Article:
According to the assessment of state archaeologists from the Ephorate of Antiquities of Lakonia, the statue is of significant value in terms of archaeological importance and unquestionably qualifies for protection of the statute establishing standards for the protection of Greek antiquities and cultural heritage. It is also of significant market value, and there is evidence the traffickers were already arranging its sale with an unnamed foreign buyer.

According to Greek law “all antiquities on land and sea are the property of the State, which has the right to investigate and preserve them”.

There are stringent fines and other punishments for people who intentionally or otherwise keep, sell or remove artifacts without telling the authorities.

Other objects were seized in the investigation at the homes of the suspects. Three of them were artifacts: an ancient loom weight, black-glazed grip from a Hellenistic vessel and a knob from a Roman-era lid, all of some archaeological value. The rest were tools of the trade — two metal detectors, two dowsing rods, two flare guns, eight mobile phones, pepper spray — and cash in the amount of 800 euros.

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Arrest made in Canterbury break-in!

Tuesday, March 20th, 2018

The good news keeps coming regarding the break-in at the Canterbury Archaeological Trust. Kent police have made an arrest and recovered more of the missing loot. On Monday, March 19th, the police received a report of a man “acting suspiciously” in front of a building on Sturry Road.

Officers attended and located a 36-year-old man of no fixed address who was arrested on suspicion of burglary.

A number of historical artefacts were recovered by attending officers, which are believed to been reported stolen in January from the Canterbury Archaeological Trust in Kingsmead Road.

So that confirms the ignorant clown theory. I seriously doubt this one drifter was able to cut through the walls of the Kingsmead stores and make off with thousands of artifacts on his own, however. That strikes me as a little above the acting-suspiciously-on-the-street pay grade. I’m thinking patsy.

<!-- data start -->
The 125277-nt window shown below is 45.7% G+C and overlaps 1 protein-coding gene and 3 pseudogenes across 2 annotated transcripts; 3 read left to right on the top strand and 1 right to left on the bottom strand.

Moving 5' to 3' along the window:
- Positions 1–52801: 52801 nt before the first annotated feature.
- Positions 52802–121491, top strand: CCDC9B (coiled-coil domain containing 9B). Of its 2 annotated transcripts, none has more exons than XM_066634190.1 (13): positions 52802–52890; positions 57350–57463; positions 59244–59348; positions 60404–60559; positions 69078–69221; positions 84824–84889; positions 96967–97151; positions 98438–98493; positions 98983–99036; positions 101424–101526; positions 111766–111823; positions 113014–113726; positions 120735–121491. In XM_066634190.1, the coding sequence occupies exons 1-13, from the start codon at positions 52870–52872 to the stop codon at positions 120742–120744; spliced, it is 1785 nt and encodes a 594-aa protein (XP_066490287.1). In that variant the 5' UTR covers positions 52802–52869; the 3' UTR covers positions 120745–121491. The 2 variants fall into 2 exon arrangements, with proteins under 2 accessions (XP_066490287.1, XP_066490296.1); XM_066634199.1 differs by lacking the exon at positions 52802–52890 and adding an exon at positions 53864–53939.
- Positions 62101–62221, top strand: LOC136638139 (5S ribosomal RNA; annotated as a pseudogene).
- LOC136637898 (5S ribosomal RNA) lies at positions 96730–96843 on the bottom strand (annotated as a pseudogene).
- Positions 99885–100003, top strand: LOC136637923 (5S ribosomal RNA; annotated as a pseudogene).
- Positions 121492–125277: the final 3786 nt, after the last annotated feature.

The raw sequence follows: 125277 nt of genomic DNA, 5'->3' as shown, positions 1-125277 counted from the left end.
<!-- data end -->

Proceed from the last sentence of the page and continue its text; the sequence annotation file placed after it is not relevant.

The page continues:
The suspect is being held in custody as the investigation continues.

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Objects stolen from Canterbury Archaeological Trust recovered

Saturday, March 17th, 2018

Great news to report on this day of lucky shamrocks: most of the estimated 2,000 artifacts stolen during a destructive break-in at the Canterbury Archaeological Trust’s Kingsmead stores have been recovered. Kent Police received a tip that the loot had been dumped in a derelict house on Military Road. Officers from the Canterbury Community Policing Team and Canterbury Archaeological Trust staff went to the property and discovered boxes full of the stolen artifacts, including coins, axes, coins, metalwork, jewelry, carved bone artifacts and the full complement of more than 850 Anglo-Saxon glass beads.

Almost all of the archaeological material stolen in the raid is now back where it belongs. In other good news, because like so many thieves who steal cultural heritage these guys were a bunch of ignorant clowns who had no idea what to do with the material once it was in their grimy clutches, they didn’t even remove the objects from their labelled bags. That will make it a comparatively easy task for the museum staff to inventory and re-archive them.

Not found in the stash were the stolen educational materials, replica Bronze Axe axe-heads, replica Beaker pots and coins, that are actually expensive to produce although not worth much in terms of market value. See above re ignorant clowns.

Trust director Paul Bennett said: “We are hugely relieved to have got back such vital material which is of huge importance to the history of the city.